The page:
I find connections among books, art, music, libraries, travel, crafts and food.

Saturday, February 22, 2014

A Book A Week 2014: Made, Altered, or Repaired. Week 6.

Week of 10 Feb 2014

OK, more Japanese stab binding. I'm teaching a class in a couple weeks at the library, so I wanted to make a couple of them to make sure I have all the tools and materials gathered. I want to do a complete glue and fancy paper book as well as a found-materials, non-adhesive book. So here we go -
Here's all the tools and materials I used.
My daughter and I made the pink paper last month, using a little Rit dye and some pink lint from our dryer.
The two floral papers are from Wet Paint. They came in really large sheets, I cut pieces to suit as needed.
The tool next to the mini green cutting mat is a Japanese screw punch (or push drill) I got from Talas. It is awesome. It came with 9 bit sizes.

Above the green mat are my other favorite tools: bone folder (folding and scoring), micro spatula, and a little metal ruler. I took apart an old Readers Digest book and used the boards - they were exactly the right size.
I also make good use of my little tool kit and, of course, some PVA (polyvinyl acetate) glue.

I covered the boards, then I needed to punch 5 holes. I use a couple of my sewing tools (oops, I forgot to put them in my first photo) to make holes. The button gauge makes the holes evenly spaced. The measuring gauge keeps the holes the right distance from the edge of the board.
OK, now which color thread? Emy picked the red one.

Instead of having loose threads, I tucked the tied end into the middle hole, using a bit of glue to keep it there.

 Emy chose a bead she'd always liked for the cover.

And here's the sweet inside. Didn't that paper come out awesome - we had new red flannel sheets - lots of red dryer lint!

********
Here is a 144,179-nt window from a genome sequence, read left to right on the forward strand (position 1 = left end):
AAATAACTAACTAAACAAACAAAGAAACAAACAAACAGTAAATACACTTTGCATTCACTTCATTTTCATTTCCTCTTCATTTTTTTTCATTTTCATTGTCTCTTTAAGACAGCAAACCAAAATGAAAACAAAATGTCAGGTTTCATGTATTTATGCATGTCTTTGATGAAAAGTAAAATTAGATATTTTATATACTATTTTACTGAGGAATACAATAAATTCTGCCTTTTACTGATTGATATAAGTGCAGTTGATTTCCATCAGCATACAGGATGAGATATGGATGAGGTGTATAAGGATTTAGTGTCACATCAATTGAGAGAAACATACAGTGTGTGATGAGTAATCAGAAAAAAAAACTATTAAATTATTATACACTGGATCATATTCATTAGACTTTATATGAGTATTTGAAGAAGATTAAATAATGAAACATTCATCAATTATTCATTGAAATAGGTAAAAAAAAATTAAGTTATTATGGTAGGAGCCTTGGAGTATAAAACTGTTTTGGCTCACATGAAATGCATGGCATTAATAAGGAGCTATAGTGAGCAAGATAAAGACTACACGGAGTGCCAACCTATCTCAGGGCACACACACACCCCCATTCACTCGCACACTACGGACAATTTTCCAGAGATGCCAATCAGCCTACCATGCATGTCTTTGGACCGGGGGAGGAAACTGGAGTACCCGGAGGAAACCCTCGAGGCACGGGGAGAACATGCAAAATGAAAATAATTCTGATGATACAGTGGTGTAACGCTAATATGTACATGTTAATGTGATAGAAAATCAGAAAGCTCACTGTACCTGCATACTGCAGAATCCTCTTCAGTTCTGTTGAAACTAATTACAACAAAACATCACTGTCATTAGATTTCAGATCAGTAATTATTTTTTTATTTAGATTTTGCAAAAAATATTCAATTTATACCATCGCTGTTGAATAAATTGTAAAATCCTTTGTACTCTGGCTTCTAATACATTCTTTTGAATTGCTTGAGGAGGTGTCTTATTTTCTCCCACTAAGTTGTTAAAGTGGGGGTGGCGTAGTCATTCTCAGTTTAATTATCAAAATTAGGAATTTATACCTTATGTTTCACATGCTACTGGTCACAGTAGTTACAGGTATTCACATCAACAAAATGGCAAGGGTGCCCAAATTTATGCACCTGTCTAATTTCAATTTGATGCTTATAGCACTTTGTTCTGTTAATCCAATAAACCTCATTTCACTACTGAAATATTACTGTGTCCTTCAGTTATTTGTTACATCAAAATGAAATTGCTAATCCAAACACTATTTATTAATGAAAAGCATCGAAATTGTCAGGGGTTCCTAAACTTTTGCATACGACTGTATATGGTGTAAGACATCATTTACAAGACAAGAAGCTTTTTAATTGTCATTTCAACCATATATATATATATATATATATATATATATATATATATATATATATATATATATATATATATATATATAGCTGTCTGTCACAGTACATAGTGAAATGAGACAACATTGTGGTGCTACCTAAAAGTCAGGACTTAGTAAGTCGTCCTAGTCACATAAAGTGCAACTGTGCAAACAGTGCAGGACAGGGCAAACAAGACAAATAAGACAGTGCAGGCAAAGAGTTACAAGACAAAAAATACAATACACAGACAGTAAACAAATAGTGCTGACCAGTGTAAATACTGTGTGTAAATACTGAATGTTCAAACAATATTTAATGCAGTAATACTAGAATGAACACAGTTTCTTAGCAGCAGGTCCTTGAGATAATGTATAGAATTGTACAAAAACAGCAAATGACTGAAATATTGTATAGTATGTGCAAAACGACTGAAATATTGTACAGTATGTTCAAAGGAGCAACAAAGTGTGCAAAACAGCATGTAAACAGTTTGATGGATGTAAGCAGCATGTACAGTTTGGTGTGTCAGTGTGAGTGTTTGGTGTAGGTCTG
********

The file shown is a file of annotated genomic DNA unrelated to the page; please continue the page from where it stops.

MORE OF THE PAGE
And a really quick found-objects stab binding, for my daughter who is obsessed with chocolate:
Score the board with a ruler and bone folder.

A Book A Week 2014: Made, Altered, or Repaired. Week 5.

Week of Feb. 3, 2014

Another repair. Ghost Towns of Colorado.

TS asked me if I could repair this book, with a note, "Please save, if possible."
As you can see, these endsheets have cool photos, but were quite damaged, partly from acidic paper, but also from library tape, stickers, due date slips and envelope glue. I decided to give it a try.

I learned, from working in the conservation lab at UW-Madison Memorial Library, to remove glued-on paper you should try methyl cellulose. Basically, it's wallpaper paste, but also an inert, low tack, removable glue. Methyl cellulose is a versatile tool in book repair, conservation and bookbinding. You can add it to your PVA glue to lengthen the drying time when you're doing detail work. It can be used straight as a glue to attach book plates which can be removed easily by wetting the plate with water.

For book repair, we use it to loosen old glues and remove glued paper. So I applied the methyl cellulose to the endsheets on the boards. It took some time (hours) before the paper started to come loose. I used my micro spatula to gently lift off the paper.
The boards were too acidic and crumbling to keep, but I wanted to retain the look of an older book. I had a discarded Guideposts volume, which was about the size I needed. The only problem was the title on the cover. I carefully cut out the Guideposts title with an exacto knife, and printed a new title to insert in its place.

I used a bit of my metallic coloring to make it look not-quite-new.

I even found the original spine piece underneath some book repair tape, so I reattached it to the new spine.